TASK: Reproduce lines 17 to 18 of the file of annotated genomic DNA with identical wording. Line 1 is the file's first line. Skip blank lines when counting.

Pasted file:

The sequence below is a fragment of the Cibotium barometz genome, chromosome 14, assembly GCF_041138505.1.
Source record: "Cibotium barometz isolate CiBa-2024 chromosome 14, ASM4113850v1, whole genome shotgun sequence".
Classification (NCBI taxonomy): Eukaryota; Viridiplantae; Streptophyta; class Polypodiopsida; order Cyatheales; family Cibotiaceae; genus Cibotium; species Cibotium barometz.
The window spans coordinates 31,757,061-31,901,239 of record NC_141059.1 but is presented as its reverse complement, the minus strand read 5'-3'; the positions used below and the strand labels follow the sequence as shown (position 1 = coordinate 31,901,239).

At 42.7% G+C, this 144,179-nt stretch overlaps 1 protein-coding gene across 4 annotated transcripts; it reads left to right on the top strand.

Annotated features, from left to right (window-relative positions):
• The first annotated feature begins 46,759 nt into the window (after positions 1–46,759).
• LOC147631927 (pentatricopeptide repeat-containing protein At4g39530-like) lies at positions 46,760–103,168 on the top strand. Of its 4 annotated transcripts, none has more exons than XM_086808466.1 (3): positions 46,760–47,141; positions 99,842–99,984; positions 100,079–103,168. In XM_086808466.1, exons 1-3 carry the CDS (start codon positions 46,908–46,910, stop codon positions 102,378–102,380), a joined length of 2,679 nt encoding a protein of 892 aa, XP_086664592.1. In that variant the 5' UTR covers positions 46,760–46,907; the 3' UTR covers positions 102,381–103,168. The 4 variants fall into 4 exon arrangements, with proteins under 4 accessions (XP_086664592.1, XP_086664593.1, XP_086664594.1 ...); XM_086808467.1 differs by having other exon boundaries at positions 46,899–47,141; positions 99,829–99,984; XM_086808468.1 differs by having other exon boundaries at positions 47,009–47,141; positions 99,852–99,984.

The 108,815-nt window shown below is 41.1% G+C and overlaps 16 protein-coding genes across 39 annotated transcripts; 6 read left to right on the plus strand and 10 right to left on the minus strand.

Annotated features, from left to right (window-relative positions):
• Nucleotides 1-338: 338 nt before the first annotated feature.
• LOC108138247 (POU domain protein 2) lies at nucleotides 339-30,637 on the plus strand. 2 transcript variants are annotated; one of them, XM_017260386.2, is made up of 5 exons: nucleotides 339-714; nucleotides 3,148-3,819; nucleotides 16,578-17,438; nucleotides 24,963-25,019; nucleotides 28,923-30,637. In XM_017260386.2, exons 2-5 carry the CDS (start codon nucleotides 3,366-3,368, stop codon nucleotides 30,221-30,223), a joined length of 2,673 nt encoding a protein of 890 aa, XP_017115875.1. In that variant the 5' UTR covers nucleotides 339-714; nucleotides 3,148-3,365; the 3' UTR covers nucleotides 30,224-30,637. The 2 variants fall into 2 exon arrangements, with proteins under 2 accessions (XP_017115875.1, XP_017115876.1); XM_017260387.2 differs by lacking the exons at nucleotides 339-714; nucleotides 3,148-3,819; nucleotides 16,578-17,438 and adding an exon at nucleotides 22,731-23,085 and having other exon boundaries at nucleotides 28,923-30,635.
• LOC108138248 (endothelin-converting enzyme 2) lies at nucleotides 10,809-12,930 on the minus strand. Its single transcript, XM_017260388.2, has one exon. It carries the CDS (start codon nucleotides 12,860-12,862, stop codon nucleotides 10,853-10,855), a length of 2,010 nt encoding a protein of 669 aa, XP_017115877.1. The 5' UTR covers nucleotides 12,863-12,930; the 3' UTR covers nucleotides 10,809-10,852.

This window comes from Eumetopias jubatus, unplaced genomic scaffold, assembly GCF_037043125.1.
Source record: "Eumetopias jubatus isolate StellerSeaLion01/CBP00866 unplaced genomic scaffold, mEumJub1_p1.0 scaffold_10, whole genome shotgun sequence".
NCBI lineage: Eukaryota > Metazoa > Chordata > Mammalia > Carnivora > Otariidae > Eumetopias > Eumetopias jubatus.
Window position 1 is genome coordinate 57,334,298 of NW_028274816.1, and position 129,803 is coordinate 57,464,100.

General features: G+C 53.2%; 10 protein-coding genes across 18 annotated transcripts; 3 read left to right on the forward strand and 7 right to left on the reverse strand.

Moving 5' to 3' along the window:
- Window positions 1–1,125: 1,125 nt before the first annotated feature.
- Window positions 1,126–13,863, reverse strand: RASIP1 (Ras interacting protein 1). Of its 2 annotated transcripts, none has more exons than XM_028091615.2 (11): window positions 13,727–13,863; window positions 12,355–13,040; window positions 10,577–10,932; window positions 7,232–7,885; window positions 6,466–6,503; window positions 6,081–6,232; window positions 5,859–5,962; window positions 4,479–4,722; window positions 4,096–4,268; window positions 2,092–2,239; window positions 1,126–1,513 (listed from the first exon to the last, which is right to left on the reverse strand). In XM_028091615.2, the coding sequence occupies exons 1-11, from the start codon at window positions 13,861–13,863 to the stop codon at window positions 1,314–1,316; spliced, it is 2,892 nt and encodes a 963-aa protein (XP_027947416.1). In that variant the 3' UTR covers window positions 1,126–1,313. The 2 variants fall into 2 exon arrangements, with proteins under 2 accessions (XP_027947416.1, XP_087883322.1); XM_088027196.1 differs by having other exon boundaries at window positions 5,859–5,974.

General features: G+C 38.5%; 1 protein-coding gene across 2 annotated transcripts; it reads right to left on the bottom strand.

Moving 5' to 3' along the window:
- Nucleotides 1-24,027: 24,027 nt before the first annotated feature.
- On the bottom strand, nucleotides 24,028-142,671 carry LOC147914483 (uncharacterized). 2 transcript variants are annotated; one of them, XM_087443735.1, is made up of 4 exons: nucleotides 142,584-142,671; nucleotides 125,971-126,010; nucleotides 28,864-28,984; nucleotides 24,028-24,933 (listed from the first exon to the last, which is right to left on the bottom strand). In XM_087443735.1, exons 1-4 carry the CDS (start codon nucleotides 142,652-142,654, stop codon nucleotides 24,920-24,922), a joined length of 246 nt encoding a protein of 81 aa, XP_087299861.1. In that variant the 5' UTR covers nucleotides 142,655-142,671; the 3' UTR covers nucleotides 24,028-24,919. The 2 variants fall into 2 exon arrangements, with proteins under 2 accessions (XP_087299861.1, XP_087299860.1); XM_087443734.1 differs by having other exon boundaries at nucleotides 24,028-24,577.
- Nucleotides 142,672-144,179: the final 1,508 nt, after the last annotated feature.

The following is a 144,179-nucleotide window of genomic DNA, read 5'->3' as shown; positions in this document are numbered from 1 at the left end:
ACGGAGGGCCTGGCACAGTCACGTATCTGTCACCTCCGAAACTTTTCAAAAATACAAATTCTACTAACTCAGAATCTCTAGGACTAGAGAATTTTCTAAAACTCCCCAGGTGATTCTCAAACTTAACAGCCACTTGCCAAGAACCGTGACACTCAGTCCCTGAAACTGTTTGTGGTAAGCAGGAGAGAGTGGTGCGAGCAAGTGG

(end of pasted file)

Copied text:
Window position 1 is genome coordinate 57,334,298 of NW_028274816.1, and position 129,803 is coordinate 57,464,100.

General features: G+C 53.2%; 10 protein-coding genes across 18 annotated transcripts; 3 read left to right on the forward strand and 7 right to left on the reverse strand.